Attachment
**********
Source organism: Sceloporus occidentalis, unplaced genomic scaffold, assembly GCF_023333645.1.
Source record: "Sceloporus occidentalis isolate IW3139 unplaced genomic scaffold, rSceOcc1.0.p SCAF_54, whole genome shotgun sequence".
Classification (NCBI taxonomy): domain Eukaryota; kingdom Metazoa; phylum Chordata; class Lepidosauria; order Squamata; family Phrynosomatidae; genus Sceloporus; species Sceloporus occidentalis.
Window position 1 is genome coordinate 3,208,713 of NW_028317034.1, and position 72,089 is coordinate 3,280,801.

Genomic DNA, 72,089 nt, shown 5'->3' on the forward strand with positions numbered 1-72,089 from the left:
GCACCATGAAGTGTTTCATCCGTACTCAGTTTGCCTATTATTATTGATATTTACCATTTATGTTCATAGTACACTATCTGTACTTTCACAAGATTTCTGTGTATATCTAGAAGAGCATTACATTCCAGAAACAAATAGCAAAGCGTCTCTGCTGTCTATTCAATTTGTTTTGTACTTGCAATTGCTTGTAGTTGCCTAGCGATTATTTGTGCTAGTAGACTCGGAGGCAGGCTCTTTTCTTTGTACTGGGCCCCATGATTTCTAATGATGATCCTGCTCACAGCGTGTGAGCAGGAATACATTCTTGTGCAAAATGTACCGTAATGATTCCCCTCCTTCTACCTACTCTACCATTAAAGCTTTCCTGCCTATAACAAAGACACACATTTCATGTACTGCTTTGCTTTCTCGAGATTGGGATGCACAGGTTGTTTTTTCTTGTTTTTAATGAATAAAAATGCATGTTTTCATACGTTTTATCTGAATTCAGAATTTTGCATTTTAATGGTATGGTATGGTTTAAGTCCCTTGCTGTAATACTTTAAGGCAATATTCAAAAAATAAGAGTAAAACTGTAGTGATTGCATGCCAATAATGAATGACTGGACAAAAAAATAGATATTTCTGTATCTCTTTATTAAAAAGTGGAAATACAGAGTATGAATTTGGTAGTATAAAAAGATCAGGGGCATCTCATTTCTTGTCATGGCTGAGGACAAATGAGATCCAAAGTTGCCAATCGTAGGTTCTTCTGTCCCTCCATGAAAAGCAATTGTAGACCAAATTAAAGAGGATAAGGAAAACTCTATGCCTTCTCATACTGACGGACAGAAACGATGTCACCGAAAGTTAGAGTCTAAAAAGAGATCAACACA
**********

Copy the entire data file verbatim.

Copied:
Source organism: Sceloporus occidentalis, unplaced genomic scaffold, assembly GCF_023333645.1.
Source record: "Sceloporus occidentalis isolate IW3139 unplaced genomic scaffold, rSceOcc1.0.p SCAF_54, whole genome shotgun sequence".
Classification (NCBI taxonomy): domain Eukaryota; kingdom Metazoa; phylum Chordata; class Lepidosauria; order Squamata; family Phrynosomatidae; genus Sceloporus; species Sceloporus occidentalis.
Window position 1 is genome coordinate 3,208,713 of NW_028317034.1, and position 72,089 is coordinate 3,280,801.

Genomic DNA, 72,089 nt, shown 5'->3' on the forward strand with positions numbered 1-72,089 from the left:
GCACCATGAAGTGTTTCATCCGTACTCAGTTTGCCTATTATTATTGATATTTACCATTTATGTTCATAGTACACTATCTGTACTTTCACAAGATTTCTGTGTATATCTAGAAGAGCATTACATTCCAGAAACAAATAGCAAAGCGTCTCTGCTGTCTATTCAATTTGTTTTGTACTTGCAATTGCTTGTAGTTGCCTAGCGATTATTTGTGCTAGTAGACTCGGAGGCAGGCTCTTTTCTTTGTACTGGGCCCCATGATTTCTAATGATGATCCTGCTCACAGCGTGTGAGCAGGAATACATTCTTGTGCAAAATGTACCGTAATGATTCCCCTCCTTCTACCTACTCTACCATTAAAGCTTTCCTGCCTATAACAAAGACACACATTTCATGTACTGCTTTGCTTTCTCGAGATTGGGATGCACAGGTTGTTTTTTCTTGTTTTTAATGAATAAAAATGCATGTTTTCATACGTTTTATCTGAATTCAGAATTTTGCATTTTAATGGTATGGTATGGTTTAAGTCCCTTGCTGTAATACTTTAAGGCAATATTCAAAAAATAAGAGTAAAACTGTAGTGATTGCATGCCAATAATGAATGACTGGACAAAAAAATAGATATTTCTGTATCTCTTTATTAAAAAGTGGAAATACAGAGTATGAATTTGGTAGTATAAAAAGATCAGGGGCATCTCATTTCTTGTCATGGCTGAGGACAAATGAGATCCAAAGTTGCCAATCGTAGGTTCTTCTGTCCCTCCATGAAAAGCAATTGTAGACCAAATTAAAGAGGATAAGGAAAACTCTATGCCTTCTCATACTGACGGACAGAAACGATGTCACCGAAAGTTAGAGTCTAAAAAGAGATCAACACA